Labour’s Brendan Howlin in the Dáil during the debate on the Apple tax ruling.
“There seems to be a belief that Ireland, a small nation, should carry the reputational hit for correcting what is an issue – and that we’ve all agreed is an issue – we’re told this is an investigation under state aid rules yet the lion’s share of the commentary seems to be the announcement of the commission’s position has been about taxation levels.
“The same sort of commentary we heard for many, many years about corporation tax policy in Ireland.”
“It’s a dishonest charge levelled against us and all it seeks is to do us harm. And those who would be complicit in it do Ireland harm and the prospect of continuing, to be the success we have in attracting investment into this country.”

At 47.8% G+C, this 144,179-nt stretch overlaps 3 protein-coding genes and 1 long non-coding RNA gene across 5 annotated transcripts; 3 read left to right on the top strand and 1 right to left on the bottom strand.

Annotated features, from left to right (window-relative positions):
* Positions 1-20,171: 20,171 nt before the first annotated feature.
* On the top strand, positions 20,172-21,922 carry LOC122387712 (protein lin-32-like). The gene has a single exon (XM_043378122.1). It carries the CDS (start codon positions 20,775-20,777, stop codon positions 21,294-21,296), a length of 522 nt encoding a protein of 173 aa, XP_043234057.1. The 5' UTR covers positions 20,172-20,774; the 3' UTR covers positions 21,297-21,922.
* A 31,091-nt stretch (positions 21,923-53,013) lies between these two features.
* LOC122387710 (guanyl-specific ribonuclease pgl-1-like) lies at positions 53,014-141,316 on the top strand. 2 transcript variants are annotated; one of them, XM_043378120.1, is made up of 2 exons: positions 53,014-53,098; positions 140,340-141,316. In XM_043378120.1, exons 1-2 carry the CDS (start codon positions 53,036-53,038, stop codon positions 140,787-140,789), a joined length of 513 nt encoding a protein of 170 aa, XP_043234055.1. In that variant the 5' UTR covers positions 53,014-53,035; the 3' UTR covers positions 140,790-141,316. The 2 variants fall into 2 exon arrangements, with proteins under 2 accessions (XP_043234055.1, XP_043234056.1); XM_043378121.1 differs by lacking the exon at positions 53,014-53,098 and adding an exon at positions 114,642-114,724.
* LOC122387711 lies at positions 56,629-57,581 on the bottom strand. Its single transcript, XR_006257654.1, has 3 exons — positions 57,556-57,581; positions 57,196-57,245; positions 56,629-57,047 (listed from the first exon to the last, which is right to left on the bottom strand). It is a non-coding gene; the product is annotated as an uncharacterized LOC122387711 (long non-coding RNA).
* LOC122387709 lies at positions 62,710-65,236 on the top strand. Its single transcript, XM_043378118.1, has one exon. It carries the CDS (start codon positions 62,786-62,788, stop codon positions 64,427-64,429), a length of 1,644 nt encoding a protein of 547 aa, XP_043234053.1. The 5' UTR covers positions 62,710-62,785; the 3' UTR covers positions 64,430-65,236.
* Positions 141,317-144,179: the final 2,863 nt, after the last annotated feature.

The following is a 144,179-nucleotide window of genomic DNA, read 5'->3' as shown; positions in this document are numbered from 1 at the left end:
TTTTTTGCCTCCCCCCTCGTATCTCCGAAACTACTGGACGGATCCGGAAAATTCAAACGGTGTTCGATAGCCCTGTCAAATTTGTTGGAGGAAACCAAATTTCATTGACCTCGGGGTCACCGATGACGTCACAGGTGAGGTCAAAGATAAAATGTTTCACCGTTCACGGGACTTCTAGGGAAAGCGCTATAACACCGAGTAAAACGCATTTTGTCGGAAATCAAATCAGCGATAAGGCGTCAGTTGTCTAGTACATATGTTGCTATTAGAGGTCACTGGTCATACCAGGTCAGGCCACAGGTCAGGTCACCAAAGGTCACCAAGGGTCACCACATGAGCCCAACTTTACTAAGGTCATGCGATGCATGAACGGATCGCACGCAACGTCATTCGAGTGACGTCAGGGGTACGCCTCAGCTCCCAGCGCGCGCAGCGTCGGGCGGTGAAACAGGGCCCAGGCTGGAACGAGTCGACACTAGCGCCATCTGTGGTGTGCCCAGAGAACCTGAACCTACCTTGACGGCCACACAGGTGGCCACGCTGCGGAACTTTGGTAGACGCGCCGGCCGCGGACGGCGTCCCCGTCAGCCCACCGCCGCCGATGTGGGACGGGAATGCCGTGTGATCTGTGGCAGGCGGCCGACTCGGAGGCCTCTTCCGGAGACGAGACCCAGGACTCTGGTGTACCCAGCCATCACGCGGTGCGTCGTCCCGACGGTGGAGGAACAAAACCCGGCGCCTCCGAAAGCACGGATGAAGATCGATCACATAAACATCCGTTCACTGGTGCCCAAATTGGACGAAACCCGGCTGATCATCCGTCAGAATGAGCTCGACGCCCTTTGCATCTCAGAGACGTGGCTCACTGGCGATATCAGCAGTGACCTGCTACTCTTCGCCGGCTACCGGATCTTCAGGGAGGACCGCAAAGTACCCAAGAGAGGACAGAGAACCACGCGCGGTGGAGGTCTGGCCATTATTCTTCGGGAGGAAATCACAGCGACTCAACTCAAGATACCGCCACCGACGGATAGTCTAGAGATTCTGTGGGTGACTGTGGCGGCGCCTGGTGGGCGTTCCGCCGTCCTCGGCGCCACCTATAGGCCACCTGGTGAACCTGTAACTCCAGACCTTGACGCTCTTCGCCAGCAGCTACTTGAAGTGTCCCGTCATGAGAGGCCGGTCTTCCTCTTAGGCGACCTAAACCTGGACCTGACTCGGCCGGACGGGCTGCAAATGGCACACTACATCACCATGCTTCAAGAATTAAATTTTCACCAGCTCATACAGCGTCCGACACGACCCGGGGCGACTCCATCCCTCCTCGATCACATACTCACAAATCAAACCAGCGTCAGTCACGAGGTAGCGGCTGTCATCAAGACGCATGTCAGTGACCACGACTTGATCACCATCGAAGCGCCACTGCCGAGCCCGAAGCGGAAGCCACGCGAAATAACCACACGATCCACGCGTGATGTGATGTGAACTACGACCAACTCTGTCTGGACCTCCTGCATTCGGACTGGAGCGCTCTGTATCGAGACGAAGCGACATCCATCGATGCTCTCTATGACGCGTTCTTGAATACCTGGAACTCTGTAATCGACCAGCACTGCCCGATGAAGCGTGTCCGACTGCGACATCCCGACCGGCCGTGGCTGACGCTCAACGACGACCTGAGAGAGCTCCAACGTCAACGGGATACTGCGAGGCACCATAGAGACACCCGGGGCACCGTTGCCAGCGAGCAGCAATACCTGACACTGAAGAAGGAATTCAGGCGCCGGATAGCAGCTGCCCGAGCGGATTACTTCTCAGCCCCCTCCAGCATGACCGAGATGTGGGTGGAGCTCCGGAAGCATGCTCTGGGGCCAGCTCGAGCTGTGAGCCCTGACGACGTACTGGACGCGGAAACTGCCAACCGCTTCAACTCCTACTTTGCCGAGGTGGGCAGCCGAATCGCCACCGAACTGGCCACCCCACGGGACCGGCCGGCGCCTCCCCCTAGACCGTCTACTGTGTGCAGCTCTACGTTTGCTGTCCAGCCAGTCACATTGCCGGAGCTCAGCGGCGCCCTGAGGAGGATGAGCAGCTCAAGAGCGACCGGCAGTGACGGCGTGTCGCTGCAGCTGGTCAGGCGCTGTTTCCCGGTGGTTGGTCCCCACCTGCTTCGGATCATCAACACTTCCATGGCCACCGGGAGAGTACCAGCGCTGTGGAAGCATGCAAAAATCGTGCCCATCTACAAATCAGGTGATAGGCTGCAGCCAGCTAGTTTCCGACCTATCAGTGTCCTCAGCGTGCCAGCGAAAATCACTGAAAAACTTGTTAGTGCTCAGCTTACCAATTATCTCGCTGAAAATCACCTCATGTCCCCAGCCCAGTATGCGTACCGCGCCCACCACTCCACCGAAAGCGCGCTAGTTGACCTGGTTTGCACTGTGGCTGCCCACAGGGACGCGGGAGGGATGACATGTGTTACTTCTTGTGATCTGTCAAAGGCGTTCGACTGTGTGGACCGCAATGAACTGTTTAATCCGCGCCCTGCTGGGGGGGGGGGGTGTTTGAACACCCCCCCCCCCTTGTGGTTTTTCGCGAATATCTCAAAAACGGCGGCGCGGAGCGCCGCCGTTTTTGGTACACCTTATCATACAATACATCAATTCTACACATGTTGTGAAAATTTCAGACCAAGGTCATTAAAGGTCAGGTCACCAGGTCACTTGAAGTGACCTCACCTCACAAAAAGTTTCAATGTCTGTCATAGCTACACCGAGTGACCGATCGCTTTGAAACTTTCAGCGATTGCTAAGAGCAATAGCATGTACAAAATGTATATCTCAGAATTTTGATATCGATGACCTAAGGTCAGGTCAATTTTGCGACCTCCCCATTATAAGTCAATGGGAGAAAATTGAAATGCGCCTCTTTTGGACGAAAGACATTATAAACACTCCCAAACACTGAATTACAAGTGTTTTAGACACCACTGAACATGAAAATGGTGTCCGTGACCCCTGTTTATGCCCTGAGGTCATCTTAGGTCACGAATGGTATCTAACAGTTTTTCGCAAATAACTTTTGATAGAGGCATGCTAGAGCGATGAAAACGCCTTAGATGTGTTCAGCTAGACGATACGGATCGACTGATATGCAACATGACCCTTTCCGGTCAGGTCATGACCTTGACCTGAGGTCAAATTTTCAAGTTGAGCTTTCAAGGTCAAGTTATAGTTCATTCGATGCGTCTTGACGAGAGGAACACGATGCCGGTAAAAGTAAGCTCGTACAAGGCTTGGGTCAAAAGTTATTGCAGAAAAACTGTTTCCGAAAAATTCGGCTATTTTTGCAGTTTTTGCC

“But it is the mud that sticks, the mud that is thrown often enough. The truth is that this State collects higher than average revenue from corporation taxes.
“It implements, at a national level, an effective tax rate higher than other countries with bigger systems of relief that don’t seem to be the focus of the commission’s overview. A point made I think, rather effectively, in the case of France, by Deputy [Michael] Martin.”
“As Dan O’Brien and other commentators have pointed out, there’s a growing trend in the European Commission rulings to find against smaller countries but ignoring potential breaches elsewhere. That should give every member of this house pause for thought before automatically rushing to agree with the commission.”
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Previously: The Apple Deal Explained